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By Wang Fei’er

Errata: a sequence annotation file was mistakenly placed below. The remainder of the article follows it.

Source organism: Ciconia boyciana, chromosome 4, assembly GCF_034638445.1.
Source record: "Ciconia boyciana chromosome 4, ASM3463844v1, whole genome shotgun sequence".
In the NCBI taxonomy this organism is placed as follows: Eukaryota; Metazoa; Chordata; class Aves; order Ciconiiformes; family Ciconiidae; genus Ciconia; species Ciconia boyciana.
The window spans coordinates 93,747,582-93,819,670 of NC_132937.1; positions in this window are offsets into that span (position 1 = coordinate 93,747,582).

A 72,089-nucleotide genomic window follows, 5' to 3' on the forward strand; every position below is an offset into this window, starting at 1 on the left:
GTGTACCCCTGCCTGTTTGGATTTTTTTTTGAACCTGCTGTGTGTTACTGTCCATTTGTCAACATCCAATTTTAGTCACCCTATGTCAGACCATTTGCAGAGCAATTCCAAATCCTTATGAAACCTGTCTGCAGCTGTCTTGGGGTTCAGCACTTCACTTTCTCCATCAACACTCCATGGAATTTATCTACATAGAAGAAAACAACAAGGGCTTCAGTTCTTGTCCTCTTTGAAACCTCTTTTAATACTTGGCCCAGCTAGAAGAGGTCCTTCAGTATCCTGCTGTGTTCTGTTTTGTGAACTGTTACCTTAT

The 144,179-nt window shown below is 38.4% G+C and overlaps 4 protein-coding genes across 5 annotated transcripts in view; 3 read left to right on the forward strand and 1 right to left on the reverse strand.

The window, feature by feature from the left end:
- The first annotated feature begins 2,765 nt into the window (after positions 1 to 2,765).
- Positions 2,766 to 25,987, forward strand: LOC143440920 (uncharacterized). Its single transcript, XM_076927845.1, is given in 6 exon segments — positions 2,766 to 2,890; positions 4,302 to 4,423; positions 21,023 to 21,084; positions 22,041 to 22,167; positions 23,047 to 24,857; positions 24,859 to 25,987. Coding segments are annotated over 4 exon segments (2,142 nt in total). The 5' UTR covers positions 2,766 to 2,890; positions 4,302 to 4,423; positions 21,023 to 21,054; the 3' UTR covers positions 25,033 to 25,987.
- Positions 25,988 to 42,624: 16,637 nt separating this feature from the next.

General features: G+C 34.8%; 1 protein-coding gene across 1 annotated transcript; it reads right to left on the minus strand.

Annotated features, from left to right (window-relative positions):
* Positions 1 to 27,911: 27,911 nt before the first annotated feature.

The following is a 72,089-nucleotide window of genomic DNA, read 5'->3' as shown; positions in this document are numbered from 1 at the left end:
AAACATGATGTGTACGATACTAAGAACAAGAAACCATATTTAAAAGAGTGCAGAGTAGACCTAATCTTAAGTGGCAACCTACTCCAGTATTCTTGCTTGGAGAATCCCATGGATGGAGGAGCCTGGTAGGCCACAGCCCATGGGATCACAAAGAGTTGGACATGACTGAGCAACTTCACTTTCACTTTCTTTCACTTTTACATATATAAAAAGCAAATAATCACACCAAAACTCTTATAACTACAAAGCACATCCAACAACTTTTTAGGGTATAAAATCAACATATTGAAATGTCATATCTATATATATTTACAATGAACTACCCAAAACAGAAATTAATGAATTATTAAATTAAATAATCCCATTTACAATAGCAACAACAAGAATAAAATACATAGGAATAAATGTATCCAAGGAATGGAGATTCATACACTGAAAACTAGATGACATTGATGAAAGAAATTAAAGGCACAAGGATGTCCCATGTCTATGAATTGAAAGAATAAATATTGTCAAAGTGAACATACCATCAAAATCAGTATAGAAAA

The Shanghai Futures Exchange (SHFE), China's largest market for commodities, issued a draft Tuesday, outlining the upcoming launch of the exchange's silver contract, China Securities Journal reported Wednesday. The launch of silver futures trading on the SHFE will help silver-related companies hedge against silver fluctuations in the world market, give China more sway in determining global silver prices, and offer another investment option for the nation's small investors, experts told the Global Times. China's miners, manufacturers, retailers and other enterprises, which rely on the precious metal, will undoubtedly welcome the start of domestic silver futures trading, which will allow them to hedge against fluctuating global silver prices, Li Ning, a gold analyst from Shanghai Cifco Futures, told the Global Times. China's silver producers would likely short sell the contract in order to offset financial losses if global silver prices slump, while manufacturers will naturally turn to holding long positions in the future if concerns about rising silver prices emerge, Li explained. The daily trading volume of delayed silver product at the Shanghai Gold Exchange skyrocketed by nearly 300 percent between September 2008 and September 2011, according to a report from Everbright Futures Co Ltd. The country's high trading volume and booming demand for silver - which is a key component in high-end electronics, solar panels and luxury items - make this the perfect time to start silver futures trading in China, Li added. The launch of domestic silver futures trading would also attract small investors with limited capital to the metal market, Sun Yonggang, a metal analyst from Everbright Futures Co Ltd, told the Global Times. Unlike the gold futures contract, which is priced beyond the reach of many small investors, investing in silver futures could require a cash outlay of as little as 6,000 yuan ($951.97), Sun calculated based on the draft. The SHFE's draft sets the minimum margin rate of silver futures contract at 7 percent, and its trading unit at 30 kilograms.